REVIEW: Wet Tuna’s “Water Weird” Pushes the Psychedelic Edge of Countrified Blues


Wet Tuna’s Water Weird finds Matt Valentine and Pat Gubler (PG Six) pushing the psychedelic edge of electrified country blues. Self-described, “brothers of the steel-string,” Matt and Pat dig deep into traditional folk-blues motifs to establish a solid foundation for their otherworldly excursions.

In addition to the duo at the core of Wet Tuna, Water Weird, Wet Tuna’s Three Lobed Recordings debut, features performances from John Moloney (drums), S. Freyer Esq. (drums/percussion), and Jim Bliss (bass).

Album opener, “Poor Old Interstellar,” begins with a simple pre-programed electric beat that sounds like it came off a Casion toy keyboard from the 1980s before building into an electric country blues jam eerily reminiscent of the Grateful Dead. Unfortunately too many jam bands fall prey to the allure of the Space/Drums without recalling that the Grateful Dead was steeped in folk, country, and blues long before the extended jam took over. This foundation is what give the jams power beyond mere noodling. On “Poor Old Interstellar,” Wet Tuna embrace the further reaches of Jerry-space while maintaining a connection to the roots music launch pad. By the time the electronic beat has been substituted for live drums, Wet Tuna have launched on the back of a bass tone that could come straight from Lesh’s bass rig. What the track lacks in lyrical prowess it makes up for in musical alchemy.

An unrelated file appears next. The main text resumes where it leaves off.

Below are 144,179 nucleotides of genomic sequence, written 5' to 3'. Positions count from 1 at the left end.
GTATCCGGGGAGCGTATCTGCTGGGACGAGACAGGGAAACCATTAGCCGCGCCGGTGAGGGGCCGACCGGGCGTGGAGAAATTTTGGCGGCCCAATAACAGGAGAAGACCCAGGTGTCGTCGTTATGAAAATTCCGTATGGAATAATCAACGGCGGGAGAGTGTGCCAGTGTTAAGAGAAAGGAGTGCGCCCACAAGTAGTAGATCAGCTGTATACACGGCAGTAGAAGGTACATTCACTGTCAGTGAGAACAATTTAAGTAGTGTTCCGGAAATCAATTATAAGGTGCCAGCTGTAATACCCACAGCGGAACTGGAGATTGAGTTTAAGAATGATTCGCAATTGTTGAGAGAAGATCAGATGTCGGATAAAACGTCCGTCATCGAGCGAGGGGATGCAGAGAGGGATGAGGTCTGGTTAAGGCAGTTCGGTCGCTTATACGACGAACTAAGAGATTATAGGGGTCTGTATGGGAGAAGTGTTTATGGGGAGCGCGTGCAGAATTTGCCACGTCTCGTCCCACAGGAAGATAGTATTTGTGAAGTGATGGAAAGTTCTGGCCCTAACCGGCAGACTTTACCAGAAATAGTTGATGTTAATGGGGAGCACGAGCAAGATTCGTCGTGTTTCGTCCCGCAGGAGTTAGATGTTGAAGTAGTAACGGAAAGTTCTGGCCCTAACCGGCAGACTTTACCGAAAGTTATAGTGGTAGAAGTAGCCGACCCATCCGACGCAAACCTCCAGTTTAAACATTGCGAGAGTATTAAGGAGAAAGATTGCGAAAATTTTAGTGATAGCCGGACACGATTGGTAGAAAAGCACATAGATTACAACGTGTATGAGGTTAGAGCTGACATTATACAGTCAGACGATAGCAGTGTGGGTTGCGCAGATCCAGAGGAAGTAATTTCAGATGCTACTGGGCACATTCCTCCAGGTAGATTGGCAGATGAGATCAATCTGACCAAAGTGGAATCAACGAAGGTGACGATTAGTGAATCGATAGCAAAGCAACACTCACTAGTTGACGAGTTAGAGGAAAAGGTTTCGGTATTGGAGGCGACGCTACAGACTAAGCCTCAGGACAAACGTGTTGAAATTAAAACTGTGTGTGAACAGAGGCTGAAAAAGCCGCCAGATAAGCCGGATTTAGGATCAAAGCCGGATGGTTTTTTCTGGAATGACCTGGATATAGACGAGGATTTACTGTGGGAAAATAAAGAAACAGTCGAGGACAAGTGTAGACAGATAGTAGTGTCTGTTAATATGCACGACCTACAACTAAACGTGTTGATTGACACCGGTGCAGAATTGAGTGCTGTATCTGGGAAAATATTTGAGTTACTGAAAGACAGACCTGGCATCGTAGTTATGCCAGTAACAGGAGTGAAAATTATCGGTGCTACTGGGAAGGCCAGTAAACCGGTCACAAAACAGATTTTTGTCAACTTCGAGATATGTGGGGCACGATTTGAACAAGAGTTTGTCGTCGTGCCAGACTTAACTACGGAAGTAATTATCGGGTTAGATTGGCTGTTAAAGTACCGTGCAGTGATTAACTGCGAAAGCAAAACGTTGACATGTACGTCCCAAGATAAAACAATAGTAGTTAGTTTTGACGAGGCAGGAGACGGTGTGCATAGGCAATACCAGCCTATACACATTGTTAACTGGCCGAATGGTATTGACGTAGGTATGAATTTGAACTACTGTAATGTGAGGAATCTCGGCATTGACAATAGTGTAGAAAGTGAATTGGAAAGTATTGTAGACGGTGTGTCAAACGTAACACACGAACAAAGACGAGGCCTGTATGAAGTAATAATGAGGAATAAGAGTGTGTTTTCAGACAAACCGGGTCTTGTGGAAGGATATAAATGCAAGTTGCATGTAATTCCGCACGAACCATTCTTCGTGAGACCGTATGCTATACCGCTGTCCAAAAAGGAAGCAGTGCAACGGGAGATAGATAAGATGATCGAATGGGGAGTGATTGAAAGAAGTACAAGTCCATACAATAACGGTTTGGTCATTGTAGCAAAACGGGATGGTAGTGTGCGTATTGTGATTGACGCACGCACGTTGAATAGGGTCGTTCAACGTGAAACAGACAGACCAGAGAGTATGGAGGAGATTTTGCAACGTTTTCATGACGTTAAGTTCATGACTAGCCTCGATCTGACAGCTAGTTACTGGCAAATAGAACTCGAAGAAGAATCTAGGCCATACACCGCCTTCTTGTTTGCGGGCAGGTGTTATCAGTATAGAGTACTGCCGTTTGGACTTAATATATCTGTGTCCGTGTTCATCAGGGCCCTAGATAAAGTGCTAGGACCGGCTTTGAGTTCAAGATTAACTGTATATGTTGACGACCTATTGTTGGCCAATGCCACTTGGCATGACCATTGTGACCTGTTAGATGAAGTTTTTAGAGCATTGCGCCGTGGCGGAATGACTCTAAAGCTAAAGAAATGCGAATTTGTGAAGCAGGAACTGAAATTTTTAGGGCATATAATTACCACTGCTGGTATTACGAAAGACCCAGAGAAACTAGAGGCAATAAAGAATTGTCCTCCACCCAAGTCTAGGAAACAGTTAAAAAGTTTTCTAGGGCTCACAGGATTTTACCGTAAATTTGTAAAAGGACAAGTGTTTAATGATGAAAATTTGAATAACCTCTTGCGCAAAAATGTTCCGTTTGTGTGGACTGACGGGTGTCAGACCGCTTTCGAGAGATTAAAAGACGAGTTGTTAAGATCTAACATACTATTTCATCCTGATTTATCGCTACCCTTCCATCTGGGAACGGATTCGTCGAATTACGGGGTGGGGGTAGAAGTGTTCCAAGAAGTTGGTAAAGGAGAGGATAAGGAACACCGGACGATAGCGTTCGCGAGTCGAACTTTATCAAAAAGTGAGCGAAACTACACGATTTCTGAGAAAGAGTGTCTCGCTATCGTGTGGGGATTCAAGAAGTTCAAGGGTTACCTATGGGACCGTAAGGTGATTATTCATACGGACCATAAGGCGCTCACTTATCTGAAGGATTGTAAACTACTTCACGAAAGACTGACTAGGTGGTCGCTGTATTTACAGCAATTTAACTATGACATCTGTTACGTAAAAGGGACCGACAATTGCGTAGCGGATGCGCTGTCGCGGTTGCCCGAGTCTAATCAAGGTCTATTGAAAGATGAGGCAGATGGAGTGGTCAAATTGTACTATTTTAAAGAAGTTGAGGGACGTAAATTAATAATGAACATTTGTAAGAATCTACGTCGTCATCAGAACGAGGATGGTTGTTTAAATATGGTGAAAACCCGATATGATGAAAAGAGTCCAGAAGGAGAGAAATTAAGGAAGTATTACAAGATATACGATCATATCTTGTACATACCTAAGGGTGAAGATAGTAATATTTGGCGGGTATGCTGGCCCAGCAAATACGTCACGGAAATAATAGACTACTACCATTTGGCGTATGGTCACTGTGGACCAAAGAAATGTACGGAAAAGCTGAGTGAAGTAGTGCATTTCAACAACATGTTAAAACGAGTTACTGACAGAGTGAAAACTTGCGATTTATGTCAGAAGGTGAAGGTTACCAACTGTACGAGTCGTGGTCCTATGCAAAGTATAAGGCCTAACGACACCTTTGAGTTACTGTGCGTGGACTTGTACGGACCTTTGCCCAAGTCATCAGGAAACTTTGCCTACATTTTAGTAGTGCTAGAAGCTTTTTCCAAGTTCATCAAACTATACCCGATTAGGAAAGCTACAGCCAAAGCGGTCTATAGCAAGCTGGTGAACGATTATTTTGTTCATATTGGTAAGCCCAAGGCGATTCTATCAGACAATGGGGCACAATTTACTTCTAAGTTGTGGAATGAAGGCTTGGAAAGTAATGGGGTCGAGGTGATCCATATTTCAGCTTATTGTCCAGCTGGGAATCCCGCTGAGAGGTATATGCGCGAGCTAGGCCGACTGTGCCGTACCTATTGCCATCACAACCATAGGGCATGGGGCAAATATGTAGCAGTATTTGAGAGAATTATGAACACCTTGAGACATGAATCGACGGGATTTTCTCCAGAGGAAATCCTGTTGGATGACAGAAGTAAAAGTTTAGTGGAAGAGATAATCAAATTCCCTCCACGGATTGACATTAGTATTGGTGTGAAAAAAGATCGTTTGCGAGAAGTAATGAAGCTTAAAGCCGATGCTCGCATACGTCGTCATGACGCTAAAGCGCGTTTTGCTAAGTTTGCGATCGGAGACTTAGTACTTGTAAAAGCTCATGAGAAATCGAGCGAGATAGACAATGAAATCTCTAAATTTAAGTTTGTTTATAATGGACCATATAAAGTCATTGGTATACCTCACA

“Disco Bev” leans hard into driving African rhythms that push and pull against Miles Davis jazz fusion era style keyboards and a cutting electric guitar evoking of Miles’ trumpet as it punches its way in and out of the groove. “Cowpath 40” eases off the throttle as Wet Tuna embraces a relaxed groove with an enticing vocal line slow dancing deep in the reverb, while “Sacagawea” bristles with the indignation befitting the long misunderstood and Disney-ified story of the Native American woman.

“Goin’” splits the difference between the “Cowpath 40” and “Sacagawea” with an easy going veneer hiding a building energy beneath which brings to mind Cass McCombs and The War on Drugs. The album closer, “Roam,” sets out a different course than its partners in crime by prominently featuring a fingerpicked acoustic guitar. Space transmission sounds and heavy reverb quickly launch this acoustic tune into the ether.

Wet Tuna’s Water Weird rides the waves of the unknown in between here and there. “Nothing left to do, but roll roll roll,” sings the “Roam” refrain; for Wet Tuna the journey is the destination. Are you ready to surf the Water Weird with Wet Tuna? Listen today to find out.


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